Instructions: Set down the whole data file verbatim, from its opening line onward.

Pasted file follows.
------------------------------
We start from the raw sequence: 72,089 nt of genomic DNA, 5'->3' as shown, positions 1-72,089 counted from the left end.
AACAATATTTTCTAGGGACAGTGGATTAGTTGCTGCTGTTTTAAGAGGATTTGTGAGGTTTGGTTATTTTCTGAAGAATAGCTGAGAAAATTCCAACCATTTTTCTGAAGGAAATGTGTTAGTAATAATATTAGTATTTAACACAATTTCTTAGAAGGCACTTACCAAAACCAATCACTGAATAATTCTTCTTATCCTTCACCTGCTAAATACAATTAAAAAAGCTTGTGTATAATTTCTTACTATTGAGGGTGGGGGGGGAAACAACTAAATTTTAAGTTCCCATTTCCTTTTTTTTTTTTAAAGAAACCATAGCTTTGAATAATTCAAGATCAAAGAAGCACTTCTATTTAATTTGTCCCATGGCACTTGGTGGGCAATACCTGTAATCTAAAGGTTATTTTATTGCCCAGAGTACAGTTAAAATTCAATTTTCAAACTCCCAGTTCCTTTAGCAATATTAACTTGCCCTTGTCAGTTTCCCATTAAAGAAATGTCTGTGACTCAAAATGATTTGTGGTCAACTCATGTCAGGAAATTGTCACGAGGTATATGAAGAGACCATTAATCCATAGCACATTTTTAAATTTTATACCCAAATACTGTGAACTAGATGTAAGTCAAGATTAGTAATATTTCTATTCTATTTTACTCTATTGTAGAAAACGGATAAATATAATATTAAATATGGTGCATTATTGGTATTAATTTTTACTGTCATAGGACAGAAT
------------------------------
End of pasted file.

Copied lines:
We start from the raw sequence: 72,089 nt of genomic DNA, 5'->3' as shown, positions 1-72,089 counted from the left end.
AACAATATTTTCTAGGGACAGTGGATTAGTTGCTGCTGTTTTAAGAGGATTTGTGAGGTTTGGTTATTTTCTGAAGAATAGCTGAGAAAATTCCAACCATTTTTCTGAAGGAAATGTGTTAGTAATAATATTAGTATTTAACACAATTTCTTAGAAGGCACTTACCAAAACCAATCACTGAATAATTCTTCTTATCCTTCACCTGCTAAATACAATTAAAAAAGCTTGTGTATAATTTCTTACTATTGAGGGTGGGGGGGGAAACAACTAAATTTTAAGTTCCCATTTCCTTTTTTTTTTTTAAAGAAACCATAGCTTTGAATAATTCAAGATCAAAGAAGCACTTCTATTTAATTTGTCCCATGGCACTTGGTGGGCAATACCTGTAATCTAAAGGTTATTTTATTGCCCAGAGTACAGTTAAAATTCAATTTTCAAACTCCCAGTTCCTTTAGCAATATTAACTTGCCCTTGTCAGTTTCCCATTAAAGAAATGTCTGTGACTCAAAATGATTTGTGGTCAACTCATGTCAGGAAATTGTCACGAGGTATATGAAGAGACCATTAATCCATAGCACATTTTTAAATTTTATACCCAAATACTGTGAACTAGATGTAAGTCAAGATTAGTAATATTTCTATTCTATTTTACTCTATTGTAGAAAACGGATAAATATAATATTAAATATGGTGCATTATTGGTATTAATTTTTACTGTCATAGGACAGAAT